Sigmund Freud changed everything, even for those who claim to reject him. Or perhaps especially. Yes, there had been sexologists before Freud, but none had done so much to change how we think of heterosexuality. Heterosexuality was no longer a universal plenitude. It was the end of a long, difficult journey that was full of false starts and dead ends. Virtually every mental illness, including even those that had no obvious bearing on sexuality, was ascribed to the misbegotten journey of a failed heterosexual.
Why, we must ask, did this appeal to anyone? Deleuze and Guattari’s Anti-Oedipus describes western society as utterly in the thrall of the Oedipal story. We really do believe that some part of every heterosexual has braved an unknown odyssey. And that this story holds the key to happiness. When disturbed, we must return to it. Oedipus as religion. Give me mommy and daddy, and then make me kill daddy so I can fuck mommy. Why on earth, Deleuze and Guattari quite reasonably ask, do normal people beg for this nonsense?
No doubt it flatters the ordinary individual to think that an unknown bit of him had been tirelessly voyaging from one sexual stage to another, unrealized, in silence, for longer than it took Ulysses to reach Ithaca. That most of this journey was perverse. That all of it was obscure. And that this mysterious process was a rousing success — a success as plain as the last time he thought about normal heterosexual sex, which wasn’t that long ago.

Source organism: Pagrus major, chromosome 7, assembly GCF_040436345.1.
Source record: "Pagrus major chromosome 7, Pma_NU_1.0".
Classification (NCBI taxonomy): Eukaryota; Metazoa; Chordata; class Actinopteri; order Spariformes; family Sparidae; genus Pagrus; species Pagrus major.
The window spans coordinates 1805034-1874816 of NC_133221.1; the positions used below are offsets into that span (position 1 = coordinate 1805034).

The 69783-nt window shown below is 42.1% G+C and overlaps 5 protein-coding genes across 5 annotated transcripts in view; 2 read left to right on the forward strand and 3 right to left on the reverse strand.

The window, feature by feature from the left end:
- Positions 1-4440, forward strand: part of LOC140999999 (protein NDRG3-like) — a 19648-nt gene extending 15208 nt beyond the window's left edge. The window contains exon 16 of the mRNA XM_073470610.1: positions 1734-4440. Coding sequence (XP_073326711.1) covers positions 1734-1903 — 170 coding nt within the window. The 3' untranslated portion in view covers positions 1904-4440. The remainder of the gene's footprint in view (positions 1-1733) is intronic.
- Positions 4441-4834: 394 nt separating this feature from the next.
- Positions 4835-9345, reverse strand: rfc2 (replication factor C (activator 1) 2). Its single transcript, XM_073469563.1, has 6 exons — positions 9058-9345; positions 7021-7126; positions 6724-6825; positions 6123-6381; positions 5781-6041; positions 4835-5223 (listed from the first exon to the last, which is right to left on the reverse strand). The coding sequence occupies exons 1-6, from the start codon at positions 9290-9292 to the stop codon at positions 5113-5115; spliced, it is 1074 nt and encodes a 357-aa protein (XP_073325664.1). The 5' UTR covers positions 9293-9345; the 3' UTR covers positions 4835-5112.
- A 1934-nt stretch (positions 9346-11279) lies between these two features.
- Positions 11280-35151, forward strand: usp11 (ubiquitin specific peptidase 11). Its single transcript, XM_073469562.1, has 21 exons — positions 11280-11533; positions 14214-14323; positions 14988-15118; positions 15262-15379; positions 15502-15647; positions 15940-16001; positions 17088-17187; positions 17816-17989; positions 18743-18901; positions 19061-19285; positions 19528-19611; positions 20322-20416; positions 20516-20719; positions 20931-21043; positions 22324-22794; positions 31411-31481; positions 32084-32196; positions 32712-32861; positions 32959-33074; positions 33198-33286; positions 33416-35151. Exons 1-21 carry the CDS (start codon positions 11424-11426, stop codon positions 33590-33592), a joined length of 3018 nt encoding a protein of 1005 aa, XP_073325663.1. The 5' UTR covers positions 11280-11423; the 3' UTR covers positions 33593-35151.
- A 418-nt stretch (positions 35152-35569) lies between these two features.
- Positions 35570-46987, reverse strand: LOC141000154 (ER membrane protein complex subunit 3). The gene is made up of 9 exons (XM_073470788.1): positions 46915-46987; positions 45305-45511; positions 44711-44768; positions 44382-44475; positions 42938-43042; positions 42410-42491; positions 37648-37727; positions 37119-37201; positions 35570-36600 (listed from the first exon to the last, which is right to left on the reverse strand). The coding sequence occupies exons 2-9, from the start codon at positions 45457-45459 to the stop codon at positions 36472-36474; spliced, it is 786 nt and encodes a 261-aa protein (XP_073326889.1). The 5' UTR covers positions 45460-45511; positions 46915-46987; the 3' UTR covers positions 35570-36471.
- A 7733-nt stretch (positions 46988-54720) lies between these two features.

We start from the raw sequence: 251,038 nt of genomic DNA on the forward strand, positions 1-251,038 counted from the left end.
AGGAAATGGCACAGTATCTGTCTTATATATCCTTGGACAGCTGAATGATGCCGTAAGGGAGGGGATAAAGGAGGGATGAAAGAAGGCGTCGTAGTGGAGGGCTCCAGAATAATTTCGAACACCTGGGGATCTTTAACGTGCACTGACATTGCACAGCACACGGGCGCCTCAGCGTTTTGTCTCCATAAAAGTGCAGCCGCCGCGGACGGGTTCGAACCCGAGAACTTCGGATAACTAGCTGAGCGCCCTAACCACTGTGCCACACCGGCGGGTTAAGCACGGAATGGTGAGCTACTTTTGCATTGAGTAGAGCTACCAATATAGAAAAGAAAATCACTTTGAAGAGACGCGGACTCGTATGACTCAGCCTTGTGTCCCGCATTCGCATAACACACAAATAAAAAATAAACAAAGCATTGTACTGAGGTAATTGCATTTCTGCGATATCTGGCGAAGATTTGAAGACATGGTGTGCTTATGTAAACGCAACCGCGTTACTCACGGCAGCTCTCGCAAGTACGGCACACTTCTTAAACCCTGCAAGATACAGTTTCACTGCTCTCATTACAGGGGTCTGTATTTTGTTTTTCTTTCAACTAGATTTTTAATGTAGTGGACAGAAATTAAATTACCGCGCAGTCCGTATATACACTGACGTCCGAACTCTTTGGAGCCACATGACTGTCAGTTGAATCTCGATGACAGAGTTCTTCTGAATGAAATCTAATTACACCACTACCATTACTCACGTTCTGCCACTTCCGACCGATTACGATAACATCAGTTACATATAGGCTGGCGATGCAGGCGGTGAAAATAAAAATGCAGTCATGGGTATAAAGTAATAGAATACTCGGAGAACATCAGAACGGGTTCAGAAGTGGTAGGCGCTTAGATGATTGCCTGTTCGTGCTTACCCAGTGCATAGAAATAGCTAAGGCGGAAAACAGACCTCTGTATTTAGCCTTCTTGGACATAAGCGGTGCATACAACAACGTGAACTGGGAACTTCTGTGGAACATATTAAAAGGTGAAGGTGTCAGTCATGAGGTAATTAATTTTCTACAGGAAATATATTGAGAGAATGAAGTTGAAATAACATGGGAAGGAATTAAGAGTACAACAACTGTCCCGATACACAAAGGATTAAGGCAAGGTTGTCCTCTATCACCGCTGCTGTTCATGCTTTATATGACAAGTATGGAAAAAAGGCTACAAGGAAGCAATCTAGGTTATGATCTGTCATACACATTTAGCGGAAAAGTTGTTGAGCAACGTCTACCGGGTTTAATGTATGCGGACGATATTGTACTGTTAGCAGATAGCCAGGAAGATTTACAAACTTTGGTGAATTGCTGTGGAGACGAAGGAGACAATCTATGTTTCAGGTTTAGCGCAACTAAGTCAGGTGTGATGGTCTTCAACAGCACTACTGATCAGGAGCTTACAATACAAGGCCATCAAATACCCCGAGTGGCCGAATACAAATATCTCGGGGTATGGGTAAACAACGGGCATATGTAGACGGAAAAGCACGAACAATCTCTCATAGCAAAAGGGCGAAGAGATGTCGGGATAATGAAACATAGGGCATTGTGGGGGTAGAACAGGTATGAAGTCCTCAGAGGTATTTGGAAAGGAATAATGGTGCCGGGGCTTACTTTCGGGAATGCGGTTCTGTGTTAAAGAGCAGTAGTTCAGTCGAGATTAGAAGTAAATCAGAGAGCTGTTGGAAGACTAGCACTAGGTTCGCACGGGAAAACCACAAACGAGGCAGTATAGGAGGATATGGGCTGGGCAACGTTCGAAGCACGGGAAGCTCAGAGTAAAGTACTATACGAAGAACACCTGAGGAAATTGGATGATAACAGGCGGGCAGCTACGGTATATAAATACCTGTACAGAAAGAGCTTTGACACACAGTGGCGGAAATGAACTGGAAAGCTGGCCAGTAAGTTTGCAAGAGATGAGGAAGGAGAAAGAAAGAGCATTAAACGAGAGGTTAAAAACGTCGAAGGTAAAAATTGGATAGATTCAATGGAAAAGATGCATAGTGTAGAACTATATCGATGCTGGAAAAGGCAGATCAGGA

The Multicultural Challenge
People, however, are diverse, in both time and place. One would think, amid all the different cultures of the world, that one or another of them would periodically show some massive divergence from the hetero-ideal. Traditional Arab culture, perhaps, with its elaborate seclusion of women? No, they are straight. Mandarin culture, with its modesty and (to our lights) strange desiderata of beauty? Again, heterosexual. Modern industrial culture in the West has taken the farm animals from our sight and relegated Adam and Eve to at best one competing story among many in mankind’s ancestry. And still the heterosexuals pour forth. There are variations, to be sure, but they are variations on a theme.
How is it that nothing has managed to stop the settled direction of human sexuality on a more massive scale? The short answer, I think, is that Freud was wrong. There is no perilous journey. The vector that impels heterosexuality is incredibly strong, as Freud knew, but it also has a direction very well set for it in advance, which he seems less to have appreciated.